Texas Schools Handing out DNA Kits to Parents to Help Identify Kids in Emergencies

Texas Schools Handing out DNA Kits to Parents to Help Identify Kids in Emergencies
A saliva collection kit for DNA testing displayed in Washington, on Dec. 19, 2018. (Eric Baradat/AFP via Getty Images)
Katabella Roberts

Texas public schools will soon be sending students home with DNA and fingerprint identification kits in an effort to help parents identify them in case of an emergency.

Approximately 3.8 million students in Texas are expected to bring home a kit, ABC13 reported, with some schools set to begin distributing them as early as this week.
The decision comes following Senate Bill 2158 (pdf) that was passed by the Texas state Legislature in spring 2021 and which requires the Texas Education Agency to “provide identification kits to school districts and open-enrollment charter schools for distribution to the parent or legal custodian of certain students.”

According to the bill, the agency should provide inkless DNA kits that can be carried out at home and only at the request of the parent or legal custodian of any kindergarten, elementary, or middle school student.

The kits will enable parents or guardians to hold onto their child’s DNA and fingerprint information at home and then provide it to law enforcement agencies in an emergency situation, such as a shooting.

The kits are not mandatory, meaning parents can decline them.

The legislation states that the kits are intended for parents to submit DNA results to “federal, state, tribal, or local law enforcement to help locate and return a missing or trafficked child.”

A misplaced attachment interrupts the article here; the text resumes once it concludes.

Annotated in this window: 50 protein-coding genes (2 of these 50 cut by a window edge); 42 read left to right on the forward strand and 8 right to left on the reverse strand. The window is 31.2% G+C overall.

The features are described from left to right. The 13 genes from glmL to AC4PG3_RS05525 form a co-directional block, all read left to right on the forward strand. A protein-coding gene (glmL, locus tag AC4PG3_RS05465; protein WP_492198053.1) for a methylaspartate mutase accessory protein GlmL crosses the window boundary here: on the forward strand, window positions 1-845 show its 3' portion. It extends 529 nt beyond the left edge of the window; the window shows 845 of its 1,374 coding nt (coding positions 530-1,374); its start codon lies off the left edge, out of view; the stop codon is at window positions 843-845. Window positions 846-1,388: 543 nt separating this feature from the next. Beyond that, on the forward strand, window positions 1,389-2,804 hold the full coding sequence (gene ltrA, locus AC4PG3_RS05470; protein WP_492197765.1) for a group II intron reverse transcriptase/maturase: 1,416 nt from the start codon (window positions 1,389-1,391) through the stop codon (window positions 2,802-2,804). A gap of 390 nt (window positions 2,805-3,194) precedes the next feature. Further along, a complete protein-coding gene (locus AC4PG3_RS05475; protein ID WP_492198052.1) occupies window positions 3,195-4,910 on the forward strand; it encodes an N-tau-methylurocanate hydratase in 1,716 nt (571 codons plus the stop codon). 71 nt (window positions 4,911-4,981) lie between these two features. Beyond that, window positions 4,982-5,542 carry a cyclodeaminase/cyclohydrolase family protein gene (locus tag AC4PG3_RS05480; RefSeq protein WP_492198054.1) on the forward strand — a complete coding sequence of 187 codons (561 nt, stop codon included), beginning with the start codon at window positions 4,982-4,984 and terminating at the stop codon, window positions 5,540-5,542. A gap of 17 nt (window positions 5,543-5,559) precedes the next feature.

Kits Help Locate Missing Children

Texas lawmakers passed the bill after eight students and two teachers were shot and killed at a Santa Fe, Texas, high school by 17-year-old Dimitrios Pagourtzis in May 2018.

However, the rollout of the kits also comes in the wake of a mass shooting at Robb Elementary School in Uvalde, Texas, earlier this year which claimed the lives of 19 children and two teachers.

Many of the bodies of the children who were shot inside Robb Elementary School were not easily identifiable because of their catastrophic injuries, and in some cases their families were asked to provide DNA swabs to help identify the children’s remains.

The kits will start being distributed this week in the Houston Independent School District, the largest in the state, with a number of other districts including Clear Creek ISD already informing parents that they are available, the Houston Chronicle reported.

Democratic gubernatorial candidate Beto O'Rourke took aim at the kit distribution plan and Republican Gov. Greg Abbott on Twitter on Oct. 17.

“This is Greg Abbott’s Texas,” O'Rourke wrote. “More school shootings than any other state on his watch but no action to prevent the next. We will not allow this to be our future. We will keep our kids safe.”

However, the office of state Sen. Donna Campbell, a Republican and the bill’s sponsor, told ABC13 that the kits are meant for parents to use if a child goes missing.

The Epoch Times has contacted Abbott’s office for comment.

Katabella Roberts is a news writer for The Epoch Times, focusing primarily on the United States, world, and business news.
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